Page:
The motivation to improve oneself and follow a serious work ethic is laudatory on many levels. It encourages personal growth, intellectual curiosity and a commitment to one’s passion. This means pushing beyond what is easy and what is obvious. The downside is that it can lead to self-absorption, compulsions, and a lack of balance in life. It reminds me of Lily Tomlin’s observation that if you win the rat race, you’re still a rat. That’s probably not very fair. There are lots of nice mice in that race, trying to find who moved the cheese. I really don’t want to label all of the winners as rats.

This dilemma comes into play when thinking about the proverbial American Dream. Be ALL that you can be. Success is there if you work hard and work smart. This is the land of opportunity. Yet, today, so many successful business people are tarred and feathered because of their success. While I was growing up, it was the lazy, mediocre, non-passionate ones that were criticized. We were encouraged to work hard and get on the “Honor Roll” and strive to place high in class ranking. Today, some schools no longer have honor rolls, class rank, valedictorians or achievement awards. Everybody is told they’re special, no distinctions are made for accomplishment or achievement. Has the pendulum swung too far? If everyone is special, then “special” is the new average. Is that what we want –mediocrity that thinks it’s great? As a teacher, I believe that all students are capable of improving, and should get their just reward. But just showing up shouldn’t result in a “Gentleman’s A”—that is a disservice to all.

The downside of the “good, better, best” mentality is not knowing when a task deserves to be done using 75% of one’s capacity, instead of 150% in overkill. When is the drive to do more and to do better creating a terrific quality of life or destroying it? Because of my being the first child, surviving Catholic school and always being fully energized to do my best, I’m probably not the best person to ask for advice on this question. It comes naturally to me to work at 300% and deliver more than expected. It’s not always a healthy or wise process—there’s always a struggle for balance. I discovered it is easier to learn to tamp it down versus ramping it up… but that’s probably my Type A personality peaking or peeking through.

I just finished reading The Art Of Fielding by Chad Harbach and the main character deals with having and then losing an award winning performance record on the baseball field. He had absolutely no fielding errors… and then he made mistakes and fell apart. His demand for perfection ruined his possibilities. He couldn’t cope with the errors and slipped into despair. Other characters in book likewise deal with straining to be perfect, losing their bearings, and then trying to find a way to re-construct a more meaningful life. Perfection is clearly the enemy in this book. Being perfect somehow means lacking the skills to cope with failure. I always used to tell my students that I learned far more from my failures than from my successes. I believe that to be true, not because it takes the sting and stink out of losing, but because it teaches me something.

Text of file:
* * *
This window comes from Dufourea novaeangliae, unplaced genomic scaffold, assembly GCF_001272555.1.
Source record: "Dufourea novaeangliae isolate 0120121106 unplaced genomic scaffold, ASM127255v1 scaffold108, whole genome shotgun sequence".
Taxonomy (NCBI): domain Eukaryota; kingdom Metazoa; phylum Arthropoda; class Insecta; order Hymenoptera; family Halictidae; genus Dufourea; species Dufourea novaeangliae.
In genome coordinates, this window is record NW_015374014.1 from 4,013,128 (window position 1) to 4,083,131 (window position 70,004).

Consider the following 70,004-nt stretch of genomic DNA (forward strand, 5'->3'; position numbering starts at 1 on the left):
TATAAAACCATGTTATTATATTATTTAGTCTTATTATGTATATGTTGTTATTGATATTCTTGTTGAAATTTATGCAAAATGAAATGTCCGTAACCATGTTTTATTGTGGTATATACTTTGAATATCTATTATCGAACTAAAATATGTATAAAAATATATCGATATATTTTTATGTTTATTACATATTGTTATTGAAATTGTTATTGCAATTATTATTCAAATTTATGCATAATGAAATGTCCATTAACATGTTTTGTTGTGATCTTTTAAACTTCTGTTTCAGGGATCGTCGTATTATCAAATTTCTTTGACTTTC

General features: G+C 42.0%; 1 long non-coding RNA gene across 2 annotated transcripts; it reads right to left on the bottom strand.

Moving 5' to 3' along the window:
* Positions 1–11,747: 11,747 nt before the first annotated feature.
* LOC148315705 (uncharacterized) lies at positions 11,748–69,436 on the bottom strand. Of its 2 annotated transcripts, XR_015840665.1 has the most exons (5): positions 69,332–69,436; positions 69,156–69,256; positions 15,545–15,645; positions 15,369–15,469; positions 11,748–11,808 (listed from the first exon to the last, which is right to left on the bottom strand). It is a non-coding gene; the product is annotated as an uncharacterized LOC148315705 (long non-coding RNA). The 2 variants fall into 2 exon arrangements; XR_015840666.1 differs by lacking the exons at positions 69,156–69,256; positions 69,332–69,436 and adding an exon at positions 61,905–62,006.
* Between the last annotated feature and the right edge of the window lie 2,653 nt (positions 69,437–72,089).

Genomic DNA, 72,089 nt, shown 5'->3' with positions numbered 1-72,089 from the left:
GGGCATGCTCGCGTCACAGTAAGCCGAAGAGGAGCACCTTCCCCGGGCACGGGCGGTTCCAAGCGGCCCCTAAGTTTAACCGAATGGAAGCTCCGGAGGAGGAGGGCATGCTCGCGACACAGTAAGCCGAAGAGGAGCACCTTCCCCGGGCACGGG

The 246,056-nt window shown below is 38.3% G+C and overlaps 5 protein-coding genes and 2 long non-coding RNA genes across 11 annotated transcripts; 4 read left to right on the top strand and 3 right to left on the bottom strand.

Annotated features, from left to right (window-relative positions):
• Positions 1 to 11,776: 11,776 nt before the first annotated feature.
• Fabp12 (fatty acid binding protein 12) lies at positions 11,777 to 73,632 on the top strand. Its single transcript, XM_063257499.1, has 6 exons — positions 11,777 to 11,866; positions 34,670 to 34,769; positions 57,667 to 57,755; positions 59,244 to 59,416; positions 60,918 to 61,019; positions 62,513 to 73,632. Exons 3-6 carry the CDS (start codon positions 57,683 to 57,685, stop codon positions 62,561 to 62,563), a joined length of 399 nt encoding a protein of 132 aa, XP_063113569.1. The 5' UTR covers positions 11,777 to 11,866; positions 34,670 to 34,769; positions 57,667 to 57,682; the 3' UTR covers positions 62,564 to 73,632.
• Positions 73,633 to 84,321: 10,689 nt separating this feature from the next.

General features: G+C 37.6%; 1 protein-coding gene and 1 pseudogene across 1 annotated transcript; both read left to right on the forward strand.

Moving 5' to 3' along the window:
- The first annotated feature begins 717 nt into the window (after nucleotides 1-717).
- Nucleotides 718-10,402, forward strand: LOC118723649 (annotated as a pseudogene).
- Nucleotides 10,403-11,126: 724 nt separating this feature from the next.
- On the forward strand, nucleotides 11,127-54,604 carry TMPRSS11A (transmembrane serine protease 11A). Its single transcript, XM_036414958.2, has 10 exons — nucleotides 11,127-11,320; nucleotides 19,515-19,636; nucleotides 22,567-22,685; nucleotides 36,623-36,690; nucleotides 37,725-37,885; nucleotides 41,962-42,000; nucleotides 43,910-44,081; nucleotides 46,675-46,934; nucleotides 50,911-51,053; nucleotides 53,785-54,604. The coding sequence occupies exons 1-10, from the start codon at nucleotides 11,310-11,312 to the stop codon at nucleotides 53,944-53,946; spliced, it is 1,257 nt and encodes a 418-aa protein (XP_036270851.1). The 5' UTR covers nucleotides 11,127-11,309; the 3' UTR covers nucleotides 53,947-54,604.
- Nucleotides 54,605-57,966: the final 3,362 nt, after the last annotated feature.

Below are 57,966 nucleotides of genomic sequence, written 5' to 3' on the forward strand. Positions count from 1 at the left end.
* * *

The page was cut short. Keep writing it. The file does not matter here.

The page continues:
So yes, there’s merit in “good, better, best”, but I think I’d like to add a few more lines:

Good, better, best

Never let it rest

Until the good is better,

And better, best

And when you fall

Clean up the mess

Learn a lesson

Self-taught is best.


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I just finished reading The Art of Fielding by Chad Harbach; it’s about baseball, but really about life. Also, Father’s Day is next week and my head is flooded with great memories of my dad. So that’s the genesis of this post. My next post will focus specifically on Harbach’s book; I really liked it!

Baseball and I have a rocky relationship. When I was a kid, I used to play on a makeshift neighborhood team that would meet in the field across the street from my home. Here’s the scenario:

  1. I was the only girl and always the last one picked.
  2. When I got up at bat, I had no idea what I was doing or how to do it.
  3. Louie, Tommy, Gary or Bugsy would pitch the ball. I’d swing madly and furiously…and miss. “Strike One.”
  4. Another pitch, same result except it was “Strike Two.”
  5. The third pitch arrived, and you guessed it, “Strike Three, You’re OUT”.

All I heard was that I was “out”, and I thought it meant I was thrown out of the game (again more evidence of my complete lack of understanding). I immediately ran home in tears. The boys didn’t know quite what to do. They scratched their heads, or whatever, and continued to play.